The Panic Broadcast By Soilwork
Ok, first things first, deep breath… it’s good. It is. Very good. But it’s far from perfect.

Soilwork have long been a love of mine, ever since I first heard A Predator’s Portrait. They have a singular sound all their own and have now, with The Panic Broadcast, been around long enough to produce eight albums, each of which causes more internet debate than the last. Perhaps the band are most guilty of betraying their core sound too often, losing the sense that makes a song identifiably Soilwork. As such, my relationship with Soilwork has been similar to those whose partners emotionally abuse them, then apologise, saying that they can change and that things will go back to the way they were. Each time Soilwork let me down I give them another chance, tempted by honeyed words and hyperbole, only to have my heart broken again. And again.

But not this time.

After listening to the album several times now, I can confidently say that, regardless of your thoughts on their current direction, etc, this album is far stronger than their last two efforts, both in terms of individual performances and the group effort as a whole. First track ‘Late For The Kill, Early For The Slaughter’ is an instant classic, bringing back fond memories of the technical aspects of the APP years. Second track ‘Two Lives Worth Of Reckoning’ would take a proud place on Natural Born Chaos, if the album were released today. ‘The Thrill’ has a steady stomp and soaring melody that reflect the controlled muscle of Figure Number Five, whilst ‘Deliverance Is Mine’ is reminiscent of the stronger, more aggressive cuts from Stabbing The Drama. Do you see the pattern here?

Yes, I was lured in by promises that the ‘Work (can I copyright that?) were returning to the sound of The Chainheart Machine and A Predator’s Portrait, and while elements of those albums do abound, the album also contains multiple elements reflecting the progression of their career since those times. While saying that each track reflects a different album in their discography might suggest that the album is rather incoherent, the opposite is in fact true, with each track flowing well into the next and the album working well as both a collection of single songs and as a whole. The production is solid and punchy, even allowing the bass-work to shine through at key moments. Also the guitar solos get a special mention – flashy enough to be impressive, yet each one vital to the song’s overall structure.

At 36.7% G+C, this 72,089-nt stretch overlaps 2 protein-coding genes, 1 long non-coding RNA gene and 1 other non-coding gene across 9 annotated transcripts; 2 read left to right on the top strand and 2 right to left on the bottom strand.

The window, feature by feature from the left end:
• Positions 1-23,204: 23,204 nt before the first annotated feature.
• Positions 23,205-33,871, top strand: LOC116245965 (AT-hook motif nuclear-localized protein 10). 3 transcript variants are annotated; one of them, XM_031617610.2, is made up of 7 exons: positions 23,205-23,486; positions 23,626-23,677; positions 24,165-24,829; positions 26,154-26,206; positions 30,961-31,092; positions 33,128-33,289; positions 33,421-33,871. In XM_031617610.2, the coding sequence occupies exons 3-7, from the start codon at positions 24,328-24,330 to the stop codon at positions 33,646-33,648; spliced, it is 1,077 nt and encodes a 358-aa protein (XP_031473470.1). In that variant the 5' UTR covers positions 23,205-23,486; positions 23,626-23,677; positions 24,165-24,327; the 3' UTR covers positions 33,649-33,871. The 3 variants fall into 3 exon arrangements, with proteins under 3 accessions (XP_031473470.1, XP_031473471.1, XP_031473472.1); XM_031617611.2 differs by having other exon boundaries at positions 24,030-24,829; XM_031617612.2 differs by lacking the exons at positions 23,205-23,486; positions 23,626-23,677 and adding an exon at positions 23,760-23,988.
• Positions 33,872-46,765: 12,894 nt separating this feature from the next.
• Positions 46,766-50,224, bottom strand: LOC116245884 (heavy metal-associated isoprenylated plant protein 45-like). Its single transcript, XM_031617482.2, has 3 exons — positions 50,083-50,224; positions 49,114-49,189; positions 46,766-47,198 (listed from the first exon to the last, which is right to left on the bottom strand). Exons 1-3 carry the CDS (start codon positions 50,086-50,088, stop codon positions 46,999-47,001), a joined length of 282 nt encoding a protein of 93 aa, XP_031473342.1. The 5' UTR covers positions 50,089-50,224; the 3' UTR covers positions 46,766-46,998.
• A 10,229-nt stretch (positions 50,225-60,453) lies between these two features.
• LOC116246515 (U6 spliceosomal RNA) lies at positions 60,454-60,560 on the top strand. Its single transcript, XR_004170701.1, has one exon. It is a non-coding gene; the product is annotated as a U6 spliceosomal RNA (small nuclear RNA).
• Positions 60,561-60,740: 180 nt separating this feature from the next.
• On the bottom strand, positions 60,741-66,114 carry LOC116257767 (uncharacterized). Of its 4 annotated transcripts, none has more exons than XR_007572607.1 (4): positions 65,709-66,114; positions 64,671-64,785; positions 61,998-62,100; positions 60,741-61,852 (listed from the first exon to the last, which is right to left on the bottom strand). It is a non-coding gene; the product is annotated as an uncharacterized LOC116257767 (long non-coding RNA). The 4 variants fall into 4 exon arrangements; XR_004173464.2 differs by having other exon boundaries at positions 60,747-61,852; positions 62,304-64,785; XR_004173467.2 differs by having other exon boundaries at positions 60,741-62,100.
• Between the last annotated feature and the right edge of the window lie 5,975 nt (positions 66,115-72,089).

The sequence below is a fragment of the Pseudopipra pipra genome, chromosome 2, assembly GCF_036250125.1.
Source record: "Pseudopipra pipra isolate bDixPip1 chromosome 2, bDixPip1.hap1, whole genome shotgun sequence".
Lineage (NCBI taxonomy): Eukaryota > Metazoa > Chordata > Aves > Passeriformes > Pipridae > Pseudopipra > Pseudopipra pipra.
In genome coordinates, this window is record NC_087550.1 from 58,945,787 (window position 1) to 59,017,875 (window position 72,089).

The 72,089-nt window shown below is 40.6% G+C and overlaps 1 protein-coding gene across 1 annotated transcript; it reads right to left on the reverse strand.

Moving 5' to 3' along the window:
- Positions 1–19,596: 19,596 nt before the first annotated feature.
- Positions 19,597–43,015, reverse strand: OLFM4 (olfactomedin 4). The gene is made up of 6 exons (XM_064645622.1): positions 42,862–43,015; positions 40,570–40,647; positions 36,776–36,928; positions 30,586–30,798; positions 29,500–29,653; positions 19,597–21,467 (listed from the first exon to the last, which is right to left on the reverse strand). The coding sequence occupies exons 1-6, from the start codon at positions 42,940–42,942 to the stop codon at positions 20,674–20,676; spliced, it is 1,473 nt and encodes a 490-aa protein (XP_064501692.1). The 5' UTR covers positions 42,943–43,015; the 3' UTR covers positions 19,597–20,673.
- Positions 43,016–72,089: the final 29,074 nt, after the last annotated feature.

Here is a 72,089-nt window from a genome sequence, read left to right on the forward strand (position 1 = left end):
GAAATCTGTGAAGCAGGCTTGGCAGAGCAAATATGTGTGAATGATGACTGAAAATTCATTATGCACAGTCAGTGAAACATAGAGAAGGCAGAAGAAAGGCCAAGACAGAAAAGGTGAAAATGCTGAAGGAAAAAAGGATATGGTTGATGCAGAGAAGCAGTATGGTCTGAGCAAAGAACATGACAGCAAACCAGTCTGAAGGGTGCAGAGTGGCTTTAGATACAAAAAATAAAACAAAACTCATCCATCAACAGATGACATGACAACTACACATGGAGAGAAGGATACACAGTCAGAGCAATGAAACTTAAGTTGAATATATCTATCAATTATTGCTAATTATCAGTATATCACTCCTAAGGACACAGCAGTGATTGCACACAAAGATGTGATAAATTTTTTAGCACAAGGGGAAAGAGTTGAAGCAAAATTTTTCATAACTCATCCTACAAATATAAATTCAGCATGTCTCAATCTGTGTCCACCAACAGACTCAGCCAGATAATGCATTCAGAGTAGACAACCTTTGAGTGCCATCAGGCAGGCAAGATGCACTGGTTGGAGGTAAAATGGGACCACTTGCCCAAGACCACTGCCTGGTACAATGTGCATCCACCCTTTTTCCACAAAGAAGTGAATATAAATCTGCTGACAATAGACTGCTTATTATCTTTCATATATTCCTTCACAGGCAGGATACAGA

Every single member puts in a great performance. Dirk Verbeuren is a star-player for the band, and the guitar tandem of Sylvain Coudret and Peter Wichers trade riffs and solos (damn good solos) with aplomb. In some ways, it’s the performance of Bjorn Strid that is least impressive. The man has a hell of a voice, both screaming and singing, but too often falls prey to the temptation to employ a form of “melodic” screaming that is neither one thing nor the other. Sometimes it works, sometimes it doesn’t, and you’re left wanting a full-power performance from either the screaming or singing camps. Lyrically, the band still remain an odd mix of wilfully obtuse and woefully direct – there are some great lines in here, but there are also some cringe-inducing moments. Thankfully, these are fewer than on recent albums and nowhere near as big a problem. A definite recurring theme seems to be the idea of being “on a threshold”, but in what manner I am not certain. The band have clearly consolidated the disparate elements of their sound on this release in a far better manner than their last two efforts; perhaps they feel themselves on the threshold of a new chapter? The new line-up seems extremely strong and I would hope that future material continues to reflect this.

Overall, it’s a strong effort. The record is definitely front-weighted in terms of aggression, with the second half focusing far more on intricate, melodic guitar work with less all-out riffage, but later numbers like ‘Let This River Flow’ and (most particularly Natural Born Chaos-esque closer) ‘Enter Dog Of Pavlov’ recapture both the initial energy and excitement by being both strongly composed and interestingly structured. There are elements from all of the band’s prior works on here; the traditional melodic-death metal style riffage, the almost nu-metal stomping rhythms, the soaring choruses – all melded with that traditional Soilwork groove. If you didn’t like Soilwork before, and I know a LOT of you don’t, this record won’t change that, as the seamlessly melodic guitars and vocals aren’t going anywhere any time soon! However, as an item of objective interest, this album works extremely well, maintaining a surprisingly high level of quality songwriting.

In a year of surprises, this CD stands as another unexpected one, as I had written Soilwork off in many respects, with my only hopes being for a handful of good songs per record with no real overall consistency. My hopes have now been cautiously raised for the future, providing global warming doesn’t get me first.
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